Forecast gives state room to rebuild and improve public education after COVID-19
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ST. PAUL, Minnesota, Dec. 1, 2020 – The unexpectedly strong state budget forecast gives the state’s leaders funds to support the people who have suffered the most during the ongoing pandemic and begin to fully fund public education in the next budget, said Denise Specht, president of Education Minnesota.
“If we’re serious about making sure every child can pursue their dreams regardless of what they look like or where they’re from, we need to get serious about what we can do for all our students when we get past this crisis,” Specht said. “Real learning can’t happen when kids arrive at school hungry, stressed, or afraid. Educators can’t give individual attention in packed classrooms and when they’re exhausted. It’s time for the 2021 Legislature to make real progress toward fully funding public education, with smaller class sizes, more counselors and living wages for everyone who works with kids. We also need lawmakers to give educators the tools and freedom to make their schools more effective and welcoming to all students.”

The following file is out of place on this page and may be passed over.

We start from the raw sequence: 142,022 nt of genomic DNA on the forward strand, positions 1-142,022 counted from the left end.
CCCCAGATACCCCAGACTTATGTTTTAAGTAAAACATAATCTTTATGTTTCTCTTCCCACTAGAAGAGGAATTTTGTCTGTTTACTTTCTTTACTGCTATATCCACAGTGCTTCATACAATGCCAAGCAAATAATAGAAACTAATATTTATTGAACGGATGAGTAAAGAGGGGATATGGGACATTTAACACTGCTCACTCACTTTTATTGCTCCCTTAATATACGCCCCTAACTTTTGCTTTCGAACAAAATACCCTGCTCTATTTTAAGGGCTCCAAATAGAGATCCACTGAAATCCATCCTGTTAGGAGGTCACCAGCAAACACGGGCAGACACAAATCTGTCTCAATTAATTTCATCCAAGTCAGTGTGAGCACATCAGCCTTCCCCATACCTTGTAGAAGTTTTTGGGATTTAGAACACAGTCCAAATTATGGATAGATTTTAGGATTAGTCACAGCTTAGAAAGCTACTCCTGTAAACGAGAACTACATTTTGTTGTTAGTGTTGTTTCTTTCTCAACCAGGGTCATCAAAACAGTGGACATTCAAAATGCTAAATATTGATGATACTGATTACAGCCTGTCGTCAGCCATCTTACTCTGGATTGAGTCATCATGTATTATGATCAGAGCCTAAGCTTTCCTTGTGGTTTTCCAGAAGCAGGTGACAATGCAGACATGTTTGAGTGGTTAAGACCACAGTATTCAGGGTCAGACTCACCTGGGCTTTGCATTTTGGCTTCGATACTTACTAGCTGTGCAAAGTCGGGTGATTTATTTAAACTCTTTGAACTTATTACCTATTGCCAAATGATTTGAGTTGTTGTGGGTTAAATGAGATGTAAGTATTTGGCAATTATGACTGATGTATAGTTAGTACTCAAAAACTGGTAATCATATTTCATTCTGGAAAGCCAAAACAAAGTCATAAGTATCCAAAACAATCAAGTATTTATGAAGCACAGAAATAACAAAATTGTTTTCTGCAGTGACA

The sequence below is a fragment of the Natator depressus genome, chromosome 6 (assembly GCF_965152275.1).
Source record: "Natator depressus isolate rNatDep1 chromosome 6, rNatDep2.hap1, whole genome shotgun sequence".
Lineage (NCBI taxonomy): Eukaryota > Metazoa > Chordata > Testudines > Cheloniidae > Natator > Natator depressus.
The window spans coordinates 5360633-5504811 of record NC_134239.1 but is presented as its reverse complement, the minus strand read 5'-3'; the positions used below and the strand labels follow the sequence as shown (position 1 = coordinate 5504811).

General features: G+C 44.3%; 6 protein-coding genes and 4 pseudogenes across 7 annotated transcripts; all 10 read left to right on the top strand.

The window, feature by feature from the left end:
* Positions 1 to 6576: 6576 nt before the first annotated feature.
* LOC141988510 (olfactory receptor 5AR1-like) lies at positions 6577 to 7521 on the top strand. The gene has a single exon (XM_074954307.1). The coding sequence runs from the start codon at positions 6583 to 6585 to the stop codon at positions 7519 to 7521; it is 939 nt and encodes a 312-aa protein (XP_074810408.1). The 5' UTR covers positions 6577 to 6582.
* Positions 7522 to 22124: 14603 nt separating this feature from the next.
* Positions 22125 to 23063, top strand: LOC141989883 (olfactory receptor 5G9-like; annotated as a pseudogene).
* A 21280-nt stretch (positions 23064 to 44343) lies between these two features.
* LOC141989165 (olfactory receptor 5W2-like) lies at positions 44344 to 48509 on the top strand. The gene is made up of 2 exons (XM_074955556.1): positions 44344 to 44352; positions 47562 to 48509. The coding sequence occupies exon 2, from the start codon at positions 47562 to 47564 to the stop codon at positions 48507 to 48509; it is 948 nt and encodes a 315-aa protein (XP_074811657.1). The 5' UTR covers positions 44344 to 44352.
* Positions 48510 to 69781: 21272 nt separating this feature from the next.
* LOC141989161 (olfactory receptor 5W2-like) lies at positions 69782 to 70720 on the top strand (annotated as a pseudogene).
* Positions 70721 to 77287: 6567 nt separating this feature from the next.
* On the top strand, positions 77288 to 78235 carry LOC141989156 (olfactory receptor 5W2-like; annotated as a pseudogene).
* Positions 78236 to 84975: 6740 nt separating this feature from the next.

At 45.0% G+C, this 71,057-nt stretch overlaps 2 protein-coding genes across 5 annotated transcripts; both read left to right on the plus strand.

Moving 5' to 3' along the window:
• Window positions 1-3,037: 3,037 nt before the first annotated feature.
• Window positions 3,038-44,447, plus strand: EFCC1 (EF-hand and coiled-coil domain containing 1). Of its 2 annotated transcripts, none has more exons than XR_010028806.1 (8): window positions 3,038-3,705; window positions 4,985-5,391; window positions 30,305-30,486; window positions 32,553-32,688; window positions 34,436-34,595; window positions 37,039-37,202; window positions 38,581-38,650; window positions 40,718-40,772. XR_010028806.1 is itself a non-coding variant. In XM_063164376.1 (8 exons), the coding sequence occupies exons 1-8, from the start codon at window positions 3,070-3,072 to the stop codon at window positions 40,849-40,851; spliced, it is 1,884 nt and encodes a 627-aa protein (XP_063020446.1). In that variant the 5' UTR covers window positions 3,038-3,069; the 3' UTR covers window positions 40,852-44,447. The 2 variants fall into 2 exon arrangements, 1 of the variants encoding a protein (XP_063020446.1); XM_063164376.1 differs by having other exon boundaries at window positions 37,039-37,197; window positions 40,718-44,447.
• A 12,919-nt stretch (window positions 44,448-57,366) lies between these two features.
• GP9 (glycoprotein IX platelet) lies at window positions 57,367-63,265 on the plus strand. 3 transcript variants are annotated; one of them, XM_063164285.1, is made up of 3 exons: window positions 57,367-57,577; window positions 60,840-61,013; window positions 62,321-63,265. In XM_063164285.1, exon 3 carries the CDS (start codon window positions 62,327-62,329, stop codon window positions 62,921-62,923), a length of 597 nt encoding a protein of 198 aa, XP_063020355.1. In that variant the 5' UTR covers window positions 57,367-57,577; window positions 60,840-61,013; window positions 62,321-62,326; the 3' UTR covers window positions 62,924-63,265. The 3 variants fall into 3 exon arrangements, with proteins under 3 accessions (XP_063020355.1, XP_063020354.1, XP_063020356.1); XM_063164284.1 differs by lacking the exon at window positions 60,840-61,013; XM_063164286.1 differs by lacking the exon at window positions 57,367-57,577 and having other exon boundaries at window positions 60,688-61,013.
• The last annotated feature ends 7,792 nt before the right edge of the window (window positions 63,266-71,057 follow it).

Specht continued, “Our schools can’t do any of this unless the richest Minnesotans and the biggest corporations start paying their fair share. Minnesotans must insist our lawmakers make students a top priority and fully fund our public schools, even if it takes a while, so schools have the resources they need to deliver the education our children deserve.”
The budget forecast released Tuesday predicted a $641 million surplus for the current two-year state budget. In the budget cycle starting July 1, costs are predicted to exceed revenue by about $1.27 billion, a smaller figure than anticipated. The state has about $2.4 billion in its reserves.
About Education Minnesota
Education Minnesota is the voice for professional educators and students. Education Minnesota’s members include teachers and education support professionals in Minnesota’s public school districts, faculty members at Minnesota’s community and technical colleges and University of Minnesota campuses in Duluth and Crookston, retired educators and student teachers. Education Minnesota is affiliated with the American Federation of Teachers, National Education Association and AFL-CIO.